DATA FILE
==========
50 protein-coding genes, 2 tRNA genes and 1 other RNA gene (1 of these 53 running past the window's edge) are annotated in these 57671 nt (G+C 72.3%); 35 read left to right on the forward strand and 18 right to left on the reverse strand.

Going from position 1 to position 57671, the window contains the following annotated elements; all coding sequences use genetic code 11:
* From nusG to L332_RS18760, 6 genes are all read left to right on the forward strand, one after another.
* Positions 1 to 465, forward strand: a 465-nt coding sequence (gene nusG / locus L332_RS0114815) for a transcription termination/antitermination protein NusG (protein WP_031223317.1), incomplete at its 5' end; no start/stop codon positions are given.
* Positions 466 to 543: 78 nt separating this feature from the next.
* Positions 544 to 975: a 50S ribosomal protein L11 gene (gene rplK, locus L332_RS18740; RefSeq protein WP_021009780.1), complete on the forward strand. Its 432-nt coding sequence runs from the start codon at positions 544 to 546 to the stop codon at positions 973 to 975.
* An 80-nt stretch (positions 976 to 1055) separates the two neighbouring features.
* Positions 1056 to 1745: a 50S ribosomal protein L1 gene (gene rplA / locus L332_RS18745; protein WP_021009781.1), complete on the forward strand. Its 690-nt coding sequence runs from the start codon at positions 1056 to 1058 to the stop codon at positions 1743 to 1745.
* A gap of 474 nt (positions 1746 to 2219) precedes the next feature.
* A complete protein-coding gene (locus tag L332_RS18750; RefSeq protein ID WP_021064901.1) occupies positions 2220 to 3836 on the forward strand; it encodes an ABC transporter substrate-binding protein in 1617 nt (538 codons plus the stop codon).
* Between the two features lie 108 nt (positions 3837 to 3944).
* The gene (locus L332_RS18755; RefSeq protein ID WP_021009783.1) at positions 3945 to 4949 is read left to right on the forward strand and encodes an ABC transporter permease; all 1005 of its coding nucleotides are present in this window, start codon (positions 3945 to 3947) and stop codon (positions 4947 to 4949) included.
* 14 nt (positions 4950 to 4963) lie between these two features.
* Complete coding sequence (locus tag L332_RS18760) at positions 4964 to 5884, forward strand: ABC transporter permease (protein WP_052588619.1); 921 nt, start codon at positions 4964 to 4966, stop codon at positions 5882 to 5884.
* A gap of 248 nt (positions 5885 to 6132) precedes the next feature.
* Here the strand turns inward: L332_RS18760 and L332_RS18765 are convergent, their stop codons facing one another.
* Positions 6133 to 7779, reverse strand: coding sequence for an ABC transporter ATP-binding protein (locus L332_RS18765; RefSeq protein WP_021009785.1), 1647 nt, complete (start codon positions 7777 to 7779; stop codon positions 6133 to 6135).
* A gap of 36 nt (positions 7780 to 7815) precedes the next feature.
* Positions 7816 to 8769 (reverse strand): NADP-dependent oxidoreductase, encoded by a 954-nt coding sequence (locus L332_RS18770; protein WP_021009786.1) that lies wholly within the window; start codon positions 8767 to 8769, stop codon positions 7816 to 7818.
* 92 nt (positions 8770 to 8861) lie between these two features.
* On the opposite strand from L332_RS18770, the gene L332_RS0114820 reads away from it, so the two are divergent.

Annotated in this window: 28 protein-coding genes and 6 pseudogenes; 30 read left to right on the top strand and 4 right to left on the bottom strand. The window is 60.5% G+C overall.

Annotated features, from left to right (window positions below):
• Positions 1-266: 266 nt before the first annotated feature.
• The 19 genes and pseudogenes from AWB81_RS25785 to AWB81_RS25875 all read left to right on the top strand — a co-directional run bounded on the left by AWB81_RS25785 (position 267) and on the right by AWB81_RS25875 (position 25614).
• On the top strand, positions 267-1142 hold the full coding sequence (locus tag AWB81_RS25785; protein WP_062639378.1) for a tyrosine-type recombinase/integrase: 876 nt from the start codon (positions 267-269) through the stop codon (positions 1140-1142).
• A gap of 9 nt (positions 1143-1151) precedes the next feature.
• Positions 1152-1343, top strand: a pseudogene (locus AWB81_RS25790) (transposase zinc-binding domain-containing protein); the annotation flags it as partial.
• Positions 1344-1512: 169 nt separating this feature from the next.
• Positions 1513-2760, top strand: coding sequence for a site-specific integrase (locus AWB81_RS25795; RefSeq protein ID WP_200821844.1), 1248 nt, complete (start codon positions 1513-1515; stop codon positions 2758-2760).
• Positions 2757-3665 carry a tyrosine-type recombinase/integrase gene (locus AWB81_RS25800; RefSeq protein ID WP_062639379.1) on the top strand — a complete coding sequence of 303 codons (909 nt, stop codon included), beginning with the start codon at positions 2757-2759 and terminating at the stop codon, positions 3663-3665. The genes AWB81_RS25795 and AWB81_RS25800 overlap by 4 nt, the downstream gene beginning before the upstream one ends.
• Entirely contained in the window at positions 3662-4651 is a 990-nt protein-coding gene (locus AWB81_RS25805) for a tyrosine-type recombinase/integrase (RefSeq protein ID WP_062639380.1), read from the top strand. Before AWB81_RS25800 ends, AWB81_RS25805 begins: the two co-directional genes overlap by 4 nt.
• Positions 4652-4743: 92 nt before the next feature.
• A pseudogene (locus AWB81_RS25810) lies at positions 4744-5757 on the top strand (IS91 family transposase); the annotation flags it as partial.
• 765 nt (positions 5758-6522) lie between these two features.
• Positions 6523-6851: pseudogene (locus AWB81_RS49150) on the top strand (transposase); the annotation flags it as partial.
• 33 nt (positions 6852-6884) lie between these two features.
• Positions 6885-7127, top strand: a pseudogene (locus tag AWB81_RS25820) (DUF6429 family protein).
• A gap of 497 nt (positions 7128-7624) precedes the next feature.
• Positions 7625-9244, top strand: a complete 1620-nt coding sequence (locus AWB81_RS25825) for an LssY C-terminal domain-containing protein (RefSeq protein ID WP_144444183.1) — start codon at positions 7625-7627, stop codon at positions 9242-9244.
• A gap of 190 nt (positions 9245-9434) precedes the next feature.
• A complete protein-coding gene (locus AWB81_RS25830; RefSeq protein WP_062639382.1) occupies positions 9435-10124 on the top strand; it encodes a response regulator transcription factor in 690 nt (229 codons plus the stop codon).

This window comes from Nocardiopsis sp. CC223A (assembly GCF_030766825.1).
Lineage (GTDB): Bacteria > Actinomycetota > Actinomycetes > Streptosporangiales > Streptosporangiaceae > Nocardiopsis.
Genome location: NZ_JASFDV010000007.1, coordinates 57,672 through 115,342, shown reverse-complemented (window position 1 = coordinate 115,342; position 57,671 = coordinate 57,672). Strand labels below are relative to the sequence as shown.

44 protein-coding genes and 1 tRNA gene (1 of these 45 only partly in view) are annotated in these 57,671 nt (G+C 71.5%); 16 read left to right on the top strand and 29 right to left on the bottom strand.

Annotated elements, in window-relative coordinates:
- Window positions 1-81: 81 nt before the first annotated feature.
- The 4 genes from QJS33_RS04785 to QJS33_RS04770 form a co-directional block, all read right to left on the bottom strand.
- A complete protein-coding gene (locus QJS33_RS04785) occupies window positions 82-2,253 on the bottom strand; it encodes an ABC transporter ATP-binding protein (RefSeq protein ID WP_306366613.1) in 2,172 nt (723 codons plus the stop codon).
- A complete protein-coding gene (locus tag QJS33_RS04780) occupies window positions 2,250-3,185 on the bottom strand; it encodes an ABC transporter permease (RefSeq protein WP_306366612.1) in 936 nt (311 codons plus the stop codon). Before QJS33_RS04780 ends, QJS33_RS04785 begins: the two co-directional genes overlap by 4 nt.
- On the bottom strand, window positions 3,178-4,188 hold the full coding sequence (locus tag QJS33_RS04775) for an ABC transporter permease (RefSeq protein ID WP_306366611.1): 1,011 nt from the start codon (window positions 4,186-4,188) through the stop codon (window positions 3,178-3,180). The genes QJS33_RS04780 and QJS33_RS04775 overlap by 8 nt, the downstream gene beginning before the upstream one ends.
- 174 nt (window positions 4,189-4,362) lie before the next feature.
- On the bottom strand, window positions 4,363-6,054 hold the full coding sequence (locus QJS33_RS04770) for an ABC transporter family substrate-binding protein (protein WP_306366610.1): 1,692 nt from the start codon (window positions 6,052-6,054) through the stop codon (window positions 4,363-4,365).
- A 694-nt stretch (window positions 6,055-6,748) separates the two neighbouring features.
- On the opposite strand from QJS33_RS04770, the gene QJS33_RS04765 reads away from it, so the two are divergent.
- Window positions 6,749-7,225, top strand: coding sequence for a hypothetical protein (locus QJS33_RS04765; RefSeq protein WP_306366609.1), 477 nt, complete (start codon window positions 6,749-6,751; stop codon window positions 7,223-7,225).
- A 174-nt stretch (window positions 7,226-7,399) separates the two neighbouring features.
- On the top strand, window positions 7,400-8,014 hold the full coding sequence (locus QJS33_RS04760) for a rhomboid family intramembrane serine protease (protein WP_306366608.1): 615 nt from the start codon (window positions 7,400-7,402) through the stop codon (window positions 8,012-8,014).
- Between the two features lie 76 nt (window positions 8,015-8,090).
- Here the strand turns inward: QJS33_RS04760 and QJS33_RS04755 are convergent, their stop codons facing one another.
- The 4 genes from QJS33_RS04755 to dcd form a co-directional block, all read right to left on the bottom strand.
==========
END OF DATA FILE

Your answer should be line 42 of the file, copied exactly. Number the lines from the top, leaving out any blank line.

• A complete protein-coding gene (locus AWB81_RS25830; RefSeq protein WP_062639382.1) occupies positions 9435-10124 on the top strand; it encodes a response regulator transcription factor in 690 nt (229 codons plus the stop codon).